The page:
Arriving up at Bidmi in Hasliberg, my friend AnneMarie and I met up with the FIRUN team. Three of the four members were on site, as the fourth member was at home sick in bed. Then the other piece of unfortunate news: The warm temperatures meant that some of the slopes had to be closed due to the threat of an avalanche.
This also meant that the planned sledding run was also closed. Quick on their feet, like entrepreneurs need to be, the three quickly regrouped and had us move over to another sledding run. En route I was able to ask co-founder Marc Montandon, where the name came from. FIRUN, he told me, is the name of the God of Ice and Snow in a popular role-playing game known as the “The Dark Eye”.
The other co-founder and designer, Christian Oberlin, told me about how the sled started as Sebastian Götte’s Design Bachelor’s thesis. The unique and ambitious project of developing a new wooden sled was not without risk. However, thanks to the support of the company Götte & Partner Industrialdesign, the young men were able to make a go of it. FIRUN was even nominated for a Swiss Design Award in 2011.
As we made it to the top of the new run location, a group of ten of us were eager to get going. Sitting on the premium sled, Marc gave us a quick lesson on how to handle the sleek looking sleds. Just looking at the 8.7 kg sled constructed of bent plywood, you know that this is not your typical Davoser!
The blades are much wider — 10 cm wide to be exact. They’re produced in conjunction with the famous Swiss snowboard firm Kessler. Unlike the thin Davoser blades, these sit much nicer on the surface of the snow and mean riding on varying snow conditions is easier. Of course, this also means that the sled reacts much quicker than the Davoser.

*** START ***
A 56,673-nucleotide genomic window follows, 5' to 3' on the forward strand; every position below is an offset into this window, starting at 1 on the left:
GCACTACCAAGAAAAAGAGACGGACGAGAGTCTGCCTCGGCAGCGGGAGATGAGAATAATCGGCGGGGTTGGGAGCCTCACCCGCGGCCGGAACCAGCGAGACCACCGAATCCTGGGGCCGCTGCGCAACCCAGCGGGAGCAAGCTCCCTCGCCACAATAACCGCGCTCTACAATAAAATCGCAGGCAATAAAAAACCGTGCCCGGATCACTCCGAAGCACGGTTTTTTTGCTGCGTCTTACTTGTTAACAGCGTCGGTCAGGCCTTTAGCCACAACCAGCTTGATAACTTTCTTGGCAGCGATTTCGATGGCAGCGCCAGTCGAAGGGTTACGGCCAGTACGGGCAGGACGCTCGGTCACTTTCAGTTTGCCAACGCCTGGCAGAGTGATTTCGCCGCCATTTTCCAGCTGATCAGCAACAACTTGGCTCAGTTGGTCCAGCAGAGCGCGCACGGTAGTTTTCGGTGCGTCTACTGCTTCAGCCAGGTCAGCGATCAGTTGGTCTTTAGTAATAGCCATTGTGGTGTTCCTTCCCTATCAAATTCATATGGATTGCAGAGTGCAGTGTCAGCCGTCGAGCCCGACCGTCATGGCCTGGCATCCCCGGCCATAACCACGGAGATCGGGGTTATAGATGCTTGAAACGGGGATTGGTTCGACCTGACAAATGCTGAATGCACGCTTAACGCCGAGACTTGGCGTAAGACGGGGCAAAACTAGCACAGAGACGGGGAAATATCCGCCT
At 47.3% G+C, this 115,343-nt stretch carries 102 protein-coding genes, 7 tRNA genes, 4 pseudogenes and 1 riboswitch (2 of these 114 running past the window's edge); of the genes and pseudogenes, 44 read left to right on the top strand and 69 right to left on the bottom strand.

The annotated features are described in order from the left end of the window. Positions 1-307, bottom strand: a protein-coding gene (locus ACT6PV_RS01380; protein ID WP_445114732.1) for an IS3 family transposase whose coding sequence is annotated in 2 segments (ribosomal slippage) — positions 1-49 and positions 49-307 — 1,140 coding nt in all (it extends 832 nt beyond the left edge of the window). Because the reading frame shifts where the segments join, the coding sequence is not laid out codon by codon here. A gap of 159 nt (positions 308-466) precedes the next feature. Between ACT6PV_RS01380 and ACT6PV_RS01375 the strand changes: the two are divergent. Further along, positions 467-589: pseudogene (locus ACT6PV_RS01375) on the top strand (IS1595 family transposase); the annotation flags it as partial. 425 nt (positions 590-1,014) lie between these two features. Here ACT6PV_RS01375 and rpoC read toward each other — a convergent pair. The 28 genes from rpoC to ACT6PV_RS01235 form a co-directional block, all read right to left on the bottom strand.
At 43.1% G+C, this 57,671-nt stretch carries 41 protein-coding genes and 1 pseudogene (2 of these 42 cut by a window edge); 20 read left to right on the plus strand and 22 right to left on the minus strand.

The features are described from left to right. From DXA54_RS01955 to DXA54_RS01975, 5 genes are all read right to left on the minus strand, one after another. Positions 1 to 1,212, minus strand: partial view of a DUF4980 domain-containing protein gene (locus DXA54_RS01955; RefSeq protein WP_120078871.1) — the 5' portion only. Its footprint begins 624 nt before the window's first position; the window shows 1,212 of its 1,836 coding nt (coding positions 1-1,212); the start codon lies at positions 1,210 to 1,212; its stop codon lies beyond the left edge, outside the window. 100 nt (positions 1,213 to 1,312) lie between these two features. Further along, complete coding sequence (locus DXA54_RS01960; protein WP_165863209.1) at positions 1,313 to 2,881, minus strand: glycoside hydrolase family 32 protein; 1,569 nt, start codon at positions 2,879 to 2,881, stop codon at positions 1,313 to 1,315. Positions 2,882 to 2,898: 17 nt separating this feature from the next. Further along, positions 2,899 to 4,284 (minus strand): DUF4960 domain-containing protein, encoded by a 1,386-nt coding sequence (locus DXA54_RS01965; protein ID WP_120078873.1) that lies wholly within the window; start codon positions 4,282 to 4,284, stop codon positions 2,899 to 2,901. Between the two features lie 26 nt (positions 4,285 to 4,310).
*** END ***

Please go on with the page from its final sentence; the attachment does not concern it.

The guys like to make the comparison that riding a FIRUN is like driving a Ferrari. They’re right.
The flexible tail-like seat absorbs the shocks from the bumps you hit on your way down the hill. Like the interior of a Ferrari, the seat is made of hand stitched leather. The rider is seated somewhat higher than on traditional sleds, but that keeps the snow of of his face.
Then, of course, there are small details like a bungee cord with buckle to pull the sled and attach to your leg or wrist, so that should you take a spill the sled does not fly off the side of the mountain. The unique design of the sled allows one to carry the sled in numerous positions, which depending on where you’re going or how big you are, will allow you to find a comfortable way to carry it.
The sled is one sold unit without moveable parts, in many ways it is very simple, yet every cutout section has a purpose. Detail is exhibited in the chrome steel breaking claws at the end of the skids, the inlayed name on the underside of the right skid and the leather name tag.
As we took off on our first run, we were all a little nervous. The sleds accelerated quickly even in the heavy wet and sticky snow. For the first part, most of us rode with our feet on the ground, as not to go too fast.
The run had several places where we needed to dismount and pull or carry our sleds to a part where we could go further downhill. This allowed me to catch up with designer, Christian Oberlin, to ask him about the development.